This is an outstanding piece. The connection of Kraus to blogging, while interesting and pertinent, is far from being the most important point. That would be found in this passage, and those that follow it:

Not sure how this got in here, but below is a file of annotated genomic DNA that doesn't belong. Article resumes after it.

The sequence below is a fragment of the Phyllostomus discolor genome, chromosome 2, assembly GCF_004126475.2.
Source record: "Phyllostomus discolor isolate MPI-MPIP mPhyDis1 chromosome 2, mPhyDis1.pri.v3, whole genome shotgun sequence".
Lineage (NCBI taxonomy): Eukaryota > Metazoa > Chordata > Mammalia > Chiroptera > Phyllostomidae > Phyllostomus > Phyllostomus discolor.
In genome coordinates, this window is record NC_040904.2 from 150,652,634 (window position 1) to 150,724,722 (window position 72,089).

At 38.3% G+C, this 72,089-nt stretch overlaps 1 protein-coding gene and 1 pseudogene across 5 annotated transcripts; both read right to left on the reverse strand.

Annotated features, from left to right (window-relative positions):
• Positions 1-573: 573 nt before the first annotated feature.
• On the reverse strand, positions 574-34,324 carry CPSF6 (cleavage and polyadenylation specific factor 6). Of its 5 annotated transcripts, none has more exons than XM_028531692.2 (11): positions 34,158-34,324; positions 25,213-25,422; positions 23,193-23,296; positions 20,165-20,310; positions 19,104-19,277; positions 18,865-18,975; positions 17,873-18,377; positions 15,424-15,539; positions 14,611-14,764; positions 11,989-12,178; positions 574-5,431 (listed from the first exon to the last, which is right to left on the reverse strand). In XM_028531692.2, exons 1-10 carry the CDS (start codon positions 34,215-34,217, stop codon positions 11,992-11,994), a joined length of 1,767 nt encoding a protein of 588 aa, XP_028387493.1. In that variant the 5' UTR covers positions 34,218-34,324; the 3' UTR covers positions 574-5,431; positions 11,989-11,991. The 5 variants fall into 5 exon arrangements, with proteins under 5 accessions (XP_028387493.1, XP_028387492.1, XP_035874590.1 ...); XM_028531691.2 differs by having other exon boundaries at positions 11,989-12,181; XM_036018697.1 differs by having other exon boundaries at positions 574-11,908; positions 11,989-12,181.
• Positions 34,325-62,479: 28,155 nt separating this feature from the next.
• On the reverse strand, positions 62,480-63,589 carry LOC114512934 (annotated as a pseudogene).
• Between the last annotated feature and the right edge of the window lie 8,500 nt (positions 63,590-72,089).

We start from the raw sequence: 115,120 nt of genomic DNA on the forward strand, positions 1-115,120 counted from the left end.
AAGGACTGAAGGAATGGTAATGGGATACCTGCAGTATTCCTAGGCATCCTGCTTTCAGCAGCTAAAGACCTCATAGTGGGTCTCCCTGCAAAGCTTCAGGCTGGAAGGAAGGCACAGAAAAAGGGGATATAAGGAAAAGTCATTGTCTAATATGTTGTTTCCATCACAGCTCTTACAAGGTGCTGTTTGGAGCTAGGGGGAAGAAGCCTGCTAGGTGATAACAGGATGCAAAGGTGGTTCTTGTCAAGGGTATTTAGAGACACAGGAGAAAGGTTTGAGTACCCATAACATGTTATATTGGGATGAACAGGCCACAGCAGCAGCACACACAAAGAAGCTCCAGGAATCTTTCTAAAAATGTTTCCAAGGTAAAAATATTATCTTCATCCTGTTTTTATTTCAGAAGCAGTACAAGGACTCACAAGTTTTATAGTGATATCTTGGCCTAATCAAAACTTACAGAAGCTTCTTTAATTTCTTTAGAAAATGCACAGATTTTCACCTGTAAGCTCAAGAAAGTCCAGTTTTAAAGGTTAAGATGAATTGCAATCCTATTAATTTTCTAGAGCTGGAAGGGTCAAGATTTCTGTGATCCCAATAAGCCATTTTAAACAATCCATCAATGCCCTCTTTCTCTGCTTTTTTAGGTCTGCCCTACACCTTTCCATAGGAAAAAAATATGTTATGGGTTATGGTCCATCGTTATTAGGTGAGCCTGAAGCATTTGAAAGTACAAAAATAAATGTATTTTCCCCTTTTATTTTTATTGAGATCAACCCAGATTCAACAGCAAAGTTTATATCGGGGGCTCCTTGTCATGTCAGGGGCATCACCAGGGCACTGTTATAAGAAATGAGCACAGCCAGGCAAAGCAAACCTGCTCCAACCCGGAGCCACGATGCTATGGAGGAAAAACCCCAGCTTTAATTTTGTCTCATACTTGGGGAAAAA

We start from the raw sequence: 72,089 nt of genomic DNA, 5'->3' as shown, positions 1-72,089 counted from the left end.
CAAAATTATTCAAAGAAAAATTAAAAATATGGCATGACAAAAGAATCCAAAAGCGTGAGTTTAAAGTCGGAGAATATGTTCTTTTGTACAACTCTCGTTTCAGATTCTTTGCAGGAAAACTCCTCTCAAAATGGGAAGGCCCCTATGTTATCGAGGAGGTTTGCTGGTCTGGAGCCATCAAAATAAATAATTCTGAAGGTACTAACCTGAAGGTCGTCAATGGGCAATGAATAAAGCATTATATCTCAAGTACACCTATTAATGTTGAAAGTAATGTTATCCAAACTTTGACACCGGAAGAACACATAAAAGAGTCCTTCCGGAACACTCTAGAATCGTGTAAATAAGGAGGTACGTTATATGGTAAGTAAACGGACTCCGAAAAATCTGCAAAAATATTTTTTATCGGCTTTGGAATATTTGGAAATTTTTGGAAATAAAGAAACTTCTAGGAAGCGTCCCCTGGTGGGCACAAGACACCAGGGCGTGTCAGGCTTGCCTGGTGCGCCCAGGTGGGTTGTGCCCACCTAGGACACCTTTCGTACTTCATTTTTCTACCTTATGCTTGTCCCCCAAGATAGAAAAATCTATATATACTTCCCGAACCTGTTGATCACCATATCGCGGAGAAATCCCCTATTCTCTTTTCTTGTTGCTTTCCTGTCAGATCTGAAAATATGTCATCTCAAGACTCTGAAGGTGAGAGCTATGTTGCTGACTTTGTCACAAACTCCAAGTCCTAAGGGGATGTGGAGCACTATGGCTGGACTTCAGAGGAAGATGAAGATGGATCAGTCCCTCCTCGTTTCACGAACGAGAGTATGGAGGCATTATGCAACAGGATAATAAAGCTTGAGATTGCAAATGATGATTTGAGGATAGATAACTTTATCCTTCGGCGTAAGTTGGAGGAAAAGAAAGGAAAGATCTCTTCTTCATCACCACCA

The phrase is of Timms’s coinage, and rings like pewter. By the time Kraus died, he knew that there could be an even bigger danger in propaganda for peace. Some of the brightest people in Europe, up to and including Bertrand Russell, preached non-violence up to and beyond the day Hitler invaded Poland. The British Labour Party, sitting in opposition to the Conservatives, denounced Fascism but also denounced any proposed armed opposition to it as warmongering. In service to the great analyst of cliché, Timms is hampered not only by his Cultural Studies jargon (the leaden word “discourse” riddles the text) but by an untoward propensity for not spotting what a current cliché is. The two drawbacks are connected, by his tin ear. Kraus, whom Timms tacitly invites to join in the widespread practice of putting jokey quotation marks around the phrase “war on terror”, might have pointed out that the quotation marks are a cliche in themselves, helping as they do to disguise a brute reality: terrorists are at war with us, and don’t care who they kill. The reason terrorists don’t use those risible cosmetic terms of ours such as “collateral damage” is that they not only have no intention of sparing the innocent, they have no more desirable target in mind.